Not really. Just some quick notes I want to drop real quick.
- During Snowzilla, Amanda and I started watching season one of Man Seeking Woman. In three of the six episodes we watched, Infinite Jest makes a cameo as a punchline: either as a thing to impress a potential sexual partner, a stalling device (to keep from going to a club: “let’s just crush a postmodern epic”), or as a signal of the main character’s personal inadequacy. It’s become quite the running gag.
- Every section that describes the mountainous convo between Marathe and Steeply is the worst section of IJ. I really hate their exchange, especially the biz about the single-serving soup. It’s all a philosophy grad student’s too-cute-for-school digression that goes beyond driving the original point home. Again, where the hell were the editors on this?
- Henry Winkler is in Infinite Jest? I completely forgot about that! I tweeted at him last week about it. Stay tuned to see if he ever replies.
— ninjastu (@NinjaStu) January 27, 2016
- People often point to DFW’s commentary on video telephony as being prescient or something, but what about his prediction of Netflix? The whole section starting on page 410 to 418 is about the downfall of major network stations and the rise of InterLace, a clunky-sounding service easily approximated by Netflix today.
And so but what if, their campaign’s appeal basically ran, what if, instead of sitting still for choosing the least of 504 infantile evils, the vox- and digitus-populi could choose to make its home entertainment literally and essentially adult? I.e. what if—-according to InterLace–what if a viewer could more or less 100% choose what’s on at any given time? Choose and rent, over PC and modem and fiber-optic line, from tens of thousands of second-run films, documentaries, the occasional sport, old beloved non-‘Happy Days’ programs, wholly new programs, cultural stuff, and c., all prepared by the time-tested, newly lean Big Four’s mammoth vaults and production facilities and packaged and disseminated by InterLace TelEnt. in convenient fiber-optic pulses that fit directly on the new palm-sized 4.8-mb PC-diskettes InterLace was marketing as ‘cartridges’? Viewable right there on your trusty PC’s high-resolution monitor? Or, if you preferred and so chose, jackable into a good old pre-millennial wide-screen TV with at most a coaxial or two? Self-selected programming, chargeable on any major card or on a special low-finance-charge InterLace account available to any of the 76% of U.S. households possessed of PC, phone line, and verifiable credit? What if, Veals’s spokeswoman ruminated aloud, what if the viewer could become her/his own programming director; what if s/he could define the very entertainment-happiness it was her/his right to pursue?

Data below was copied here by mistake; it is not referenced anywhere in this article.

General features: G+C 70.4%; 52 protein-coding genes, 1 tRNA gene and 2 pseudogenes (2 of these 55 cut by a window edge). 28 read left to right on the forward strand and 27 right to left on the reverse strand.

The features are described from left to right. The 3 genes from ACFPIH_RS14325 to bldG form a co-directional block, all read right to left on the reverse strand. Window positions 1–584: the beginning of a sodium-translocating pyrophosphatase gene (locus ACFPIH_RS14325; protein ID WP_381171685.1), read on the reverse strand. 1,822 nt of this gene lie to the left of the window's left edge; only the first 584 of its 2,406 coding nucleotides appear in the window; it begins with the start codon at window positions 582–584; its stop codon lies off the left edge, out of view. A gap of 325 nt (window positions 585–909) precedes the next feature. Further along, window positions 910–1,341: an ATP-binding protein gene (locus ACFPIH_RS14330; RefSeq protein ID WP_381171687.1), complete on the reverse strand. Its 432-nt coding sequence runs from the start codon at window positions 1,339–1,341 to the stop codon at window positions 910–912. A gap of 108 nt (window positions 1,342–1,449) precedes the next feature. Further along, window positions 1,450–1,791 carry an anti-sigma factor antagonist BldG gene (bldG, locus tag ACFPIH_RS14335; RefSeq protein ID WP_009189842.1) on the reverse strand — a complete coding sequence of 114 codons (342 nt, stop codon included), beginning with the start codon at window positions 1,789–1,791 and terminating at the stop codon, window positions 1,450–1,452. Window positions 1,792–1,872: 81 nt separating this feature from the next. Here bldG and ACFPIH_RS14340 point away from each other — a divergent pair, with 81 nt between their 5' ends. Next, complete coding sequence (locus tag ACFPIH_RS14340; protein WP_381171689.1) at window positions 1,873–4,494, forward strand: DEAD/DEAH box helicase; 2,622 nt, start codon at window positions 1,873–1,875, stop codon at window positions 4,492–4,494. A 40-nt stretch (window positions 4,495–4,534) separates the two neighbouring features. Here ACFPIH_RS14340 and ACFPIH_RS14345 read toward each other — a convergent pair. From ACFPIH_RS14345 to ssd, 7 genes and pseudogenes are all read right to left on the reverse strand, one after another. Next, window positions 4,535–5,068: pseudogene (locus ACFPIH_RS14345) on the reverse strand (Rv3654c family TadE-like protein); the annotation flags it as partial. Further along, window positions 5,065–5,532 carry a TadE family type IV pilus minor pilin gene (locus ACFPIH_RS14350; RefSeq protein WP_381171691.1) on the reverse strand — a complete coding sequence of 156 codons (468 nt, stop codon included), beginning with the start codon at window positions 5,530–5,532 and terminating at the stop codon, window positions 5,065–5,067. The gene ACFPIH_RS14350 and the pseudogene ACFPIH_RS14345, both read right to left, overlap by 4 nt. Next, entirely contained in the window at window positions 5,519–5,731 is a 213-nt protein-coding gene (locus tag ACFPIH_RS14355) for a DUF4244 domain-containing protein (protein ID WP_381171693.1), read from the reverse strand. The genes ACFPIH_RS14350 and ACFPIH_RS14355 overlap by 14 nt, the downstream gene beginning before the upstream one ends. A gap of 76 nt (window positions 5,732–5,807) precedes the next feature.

This was written in 1996, and, aside from the advertising being the impetus for killing the networks, he basically hit on everything that happened during the rise of Netflix (especially his repeatedly mentioning the devices that allowed consumers to skip commercials). I haven’t been this blown away from 20th Century fictional technological prognostication since reading Snow Crash a decade ago and thinking, “Jesus, this guy predicted the internet and avatars all the way back in 1992!”